Lean, Organic Meat

Eating organic, lean meat like chicken, beef, or pork, will provide your body with more glutamine. This includes organ meat, which has been shown to promote faster, better healing.


Eat more shrimp, crabs, mussels, or saltwater fish to get more of this nutrient.

Dairy Products

Organic dairy products like milk or yogurt will give you more of this nutrient. Yogurt will also help rebalance your gut bacteria and improve digestion while grass-fed milk contains glutamine and will help with the production of the antioxidant glutathione. Ricotta cheese is also a good option.


Eggs contain a healthy mix of nutrients, including glutamine, and can be eaten in a variety of ways which makes them a flexible and tasty snack.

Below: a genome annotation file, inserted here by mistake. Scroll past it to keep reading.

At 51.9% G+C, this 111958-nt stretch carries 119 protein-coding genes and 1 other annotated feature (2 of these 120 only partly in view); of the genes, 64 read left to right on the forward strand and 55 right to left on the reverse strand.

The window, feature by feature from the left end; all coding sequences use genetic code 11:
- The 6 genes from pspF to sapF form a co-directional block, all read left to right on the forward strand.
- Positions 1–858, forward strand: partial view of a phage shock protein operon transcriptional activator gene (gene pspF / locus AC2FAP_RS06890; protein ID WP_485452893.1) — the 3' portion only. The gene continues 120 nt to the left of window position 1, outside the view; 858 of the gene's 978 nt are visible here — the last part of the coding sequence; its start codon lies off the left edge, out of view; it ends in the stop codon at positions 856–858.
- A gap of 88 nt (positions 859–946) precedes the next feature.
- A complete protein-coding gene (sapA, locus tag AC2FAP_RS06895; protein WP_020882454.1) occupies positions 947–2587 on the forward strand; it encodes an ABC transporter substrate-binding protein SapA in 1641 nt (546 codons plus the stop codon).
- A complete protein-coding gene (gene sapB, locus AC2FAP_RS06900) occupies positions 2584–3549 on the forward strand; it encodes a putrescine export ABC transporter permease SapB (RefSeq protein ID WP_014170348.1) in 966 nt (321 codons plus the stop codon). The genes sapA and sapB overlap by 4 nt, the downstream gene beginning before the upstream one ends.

Nuts contain healthy fats and protein and are abundant in glutamine.

Beans and Legumes

If you can’t eat meat or need to restrict your intake, then beans are a good substitute. You could also include more legumes like chickpeas, peas, or lentils in your diet for the same benefits.

Leafy Greens

Dark, leafy greens like kale, parsley, lettuce, cilantro, collard greens, and radish greens are also good choices. They also contain lots of other nutrients that will benefit your health like dietary fiber, vitamins, and minerals.

Bone Broth

Bone broth will provide you with this nutrient and boost your immune system at the same time.

Red Cabbage

Red cabbage is versatile and rich in glutamine. It also boosts your immune system and your overall health.


Both white and green asparagus can provide this nutrient and help prevent muscle loss and decrease healing time.